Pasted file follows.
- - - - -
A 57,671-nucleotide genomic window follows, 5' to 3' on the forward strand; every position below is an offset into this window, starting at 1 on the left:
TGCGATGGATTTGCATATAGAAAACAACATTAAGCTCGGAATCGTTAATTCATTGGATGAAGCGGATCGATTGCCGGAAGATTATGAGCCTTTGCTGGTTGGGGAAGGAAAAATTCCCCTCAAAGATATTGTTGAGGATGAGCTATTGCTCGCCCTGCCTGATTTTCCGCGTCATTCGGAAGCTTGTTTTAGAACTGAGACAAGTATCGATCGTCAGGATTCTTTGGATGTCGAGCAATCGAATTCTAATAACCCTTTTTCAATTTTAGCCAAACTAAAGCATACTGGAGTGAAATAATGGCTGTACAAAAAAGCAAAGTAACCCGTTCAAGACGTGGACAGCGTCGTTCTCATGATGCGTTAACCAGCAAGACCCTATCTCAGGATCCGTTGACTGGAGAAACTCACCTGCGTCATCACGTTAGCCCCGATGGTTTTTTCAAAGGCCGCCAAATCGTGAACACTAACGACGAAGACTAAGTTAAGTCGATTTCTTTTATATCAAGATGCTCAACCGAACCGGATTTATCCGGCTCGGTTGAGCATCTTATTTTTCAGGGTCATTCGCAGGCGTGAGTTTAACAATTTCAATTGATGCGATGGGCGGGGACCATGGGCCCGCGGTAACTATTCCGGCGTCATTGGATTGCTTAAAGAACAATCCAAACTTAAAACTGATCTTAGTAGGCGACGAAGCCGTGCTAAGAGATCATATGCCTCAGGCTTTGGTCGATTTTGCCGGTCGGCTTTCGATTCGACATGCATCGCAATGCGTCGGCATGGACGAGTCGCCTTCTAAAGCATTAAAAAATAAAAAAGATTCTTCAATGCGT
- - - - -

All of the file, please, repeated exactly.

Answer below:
A 57,671-nucleotide genomic window follows, 5' to 3' on the forward strand; every position below is an offset into this window, starting at 1 on the left:
TGCGATGGATTTGCATATAGAAAACAACATTAAGCTCGGAATCGTTAATTCATTGGATGAAGCGGATCGATTGCCGGAAGATTATGAGCCTTTGCTGGTTGGGGAAGGAAAAATTCCCCTCAAAGATATTGTTGAGGATGAGCTATTGCTCGCCCTGCCTGATTTTCCGCGTCATTCGGAAGCTTGTTTTAGAACTGAGACAAGTATCGATCGTCAGGATTCTTTGGATGTCGAGCAATCGAATTCTAATAACCCTTTTTCAATTTTAGCCAAACTAAAGCATACTGGAGTGAAATAATGGCTGTACAAAAAAGCAAAGTAACCCGTTCAAGACGTGGACAGCGTCGTTCTCATGATGCGTTAACCAGCAAGACCCTATCTCAGGATCCGTTGACTGGAGAAACTCACCTGCGTCATCACGTTAGCCCCGATGGTTTTTTCAAAGGCCGCCAAATCGTGAACACTAACGACGAAGACTAAGTTAAGTCGATTTCTTTTATATCAAGATGCTCAACCGAACCGGATTTATCCGGCTCGGTTGAGCATCTTATTTTTCAGGGTCATTCGCAGGCGTGAGTTTAACAATTTCAATTGATGCGATGGGCGGGGACCATGGGCCCGCGGTAACTATTCCGGCGTCATTGGATTGCTTAAAGAACAATCCAAACTTAAAACTGATCTTAGTAGGCGACGAAGCCGTGCTAAGAGATCATATGCCTCAGGCTTTGGTCGATTTTGCCGGTCGGCTTTCGATTCGACATGCATCGCAATGCGTCGGCATGGACGAGTCGCCTTCTAAAGCATTAAAAAATAAAAAAGATTCTTCAATGCGT